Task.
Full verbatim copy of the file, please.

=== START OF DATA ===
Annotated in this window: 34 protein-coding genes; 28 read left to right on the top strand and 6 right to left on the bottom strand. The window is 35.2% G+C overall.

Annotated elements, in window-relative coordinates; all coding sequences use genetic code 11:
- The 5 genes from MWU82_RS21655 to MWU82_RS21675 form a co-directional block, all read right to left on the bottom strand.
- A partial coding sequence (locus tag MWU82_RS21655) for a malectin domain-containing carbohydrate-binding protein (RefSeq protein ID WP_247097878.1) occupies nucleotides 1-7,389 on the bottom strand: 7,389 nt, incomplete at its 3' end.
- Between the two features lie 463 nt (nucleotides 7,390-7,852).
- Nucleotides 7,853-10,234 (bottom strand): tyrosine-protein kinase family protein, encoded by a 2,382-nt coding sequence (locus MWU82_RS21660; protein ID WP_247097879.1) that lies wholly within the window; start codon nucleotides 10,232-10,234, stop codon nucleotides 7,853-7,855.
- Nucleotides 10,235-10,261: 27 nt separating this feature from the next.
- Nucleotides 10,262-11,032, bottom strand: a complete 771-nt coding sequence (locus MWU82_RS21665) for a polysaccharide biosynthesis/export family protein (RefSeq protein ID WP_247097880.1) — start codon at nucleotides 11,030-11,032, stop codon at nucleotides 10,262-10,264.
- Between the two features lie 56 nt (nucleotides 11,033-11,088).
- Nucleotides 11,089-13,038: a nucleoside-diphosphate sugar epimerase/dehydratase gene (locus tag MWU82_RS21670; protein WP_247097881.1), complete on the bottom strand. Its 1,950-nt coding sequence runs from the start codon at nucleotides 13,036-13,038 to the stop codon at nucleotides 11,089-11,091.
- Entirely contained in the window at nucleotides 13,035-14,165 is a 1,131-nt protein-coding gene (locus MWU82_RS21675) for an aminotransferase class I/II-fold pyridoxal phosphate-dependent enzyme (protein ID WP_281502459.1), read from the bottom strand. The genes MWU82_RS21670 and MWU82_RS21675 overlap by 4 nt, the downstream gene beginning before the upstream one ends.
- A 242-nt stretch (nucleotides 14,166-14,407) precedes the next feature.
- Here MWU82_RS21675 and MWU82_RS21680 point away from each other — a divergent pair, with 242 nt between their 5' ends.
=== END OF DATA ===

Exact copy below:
Annotated in this window: 34 protein-coding genes; 28 read left to right on the top strand and 6 right to left on the bottom strand. The window is 35.2% G+C overall.

Annotated elements, in window-relative coordinates; all coding sequences use genetic code 11:
- The 5 genes from MWU82_RS21655 to MWU82_RS21675 form a co-directional block, all read right to left on the bottom strand.
- A partial coding sequence (locus tag MWU82_RS21655) for a malectin domain-containing carbohydrate-binding protein (RefSeq protein ID WP_247097878.1) occupies nucleotides 1-7,389 on the bottom strand: 7,389 nt, incomplete at its 3' end.
- Between the two features lie 463 nt (nucleotides 7,390-7,852).
- Nucleotides 7,853-10,234 (bottom strand): tyrosine-protein kinase family protein, encoded by a 2,382-nt coding sequence (locus MWU82_RS21660; protein ID WP_247097879.1) that lies wholly within the window; start codon nucleotides 10,232-10,234, stop codon nucleotides 7,853-7,855.
- Nucleotides 10,235-10,261: 27 nt separating this feature from the next.
- Nucleotides 10,262-11,032, bottom strand: a complete 771-nt coding sequence (locus MWU82_RS21665) for a polysaccharide biosynthesis/export family protein (RefSeq protein ID WP_247097880.1) — start codon at nucleotides 11,030-11,032, stop codon at nucleotides 10,262-10,264.
- Between the two features lie 56 nt (nucleotides 11,033-11,088).
- Nucleotides 11,089-13,038: a nucleoside-diphosphate sugar epimerase/dehydratase gene (locus tag MWU82_RS21670; protein WP_247097881.1), complete on the bottom strand. Its 1,950-nt coding sequence runs from the start codon at nucleotides 13,036-13,038 to the stop codon at nucleotides 11,089-11,091.
- Entirely contained in the window at nucleotides 13,035-14,165 is a 1,131-nt protein-coding gene (locus MWU82_RS21675) for an aminotransferase class I/II-fold pyridoxal phosphate-dependent enzyme (protein ID WP_281502459.1), read from the bottom strand. The genes MWU82_RS21670 and MWU82_RS21675 overlap by 4 nt, the downstream gene beginning before the upstream one ends.
- A 242-nt stretch (nucleotides 14,166-14,407) precedes the next feature.
- Here MWU82_RS21675 and MWU82_RS21680 point away from each other — a divergent pair, with 242 nt between their 5' ends.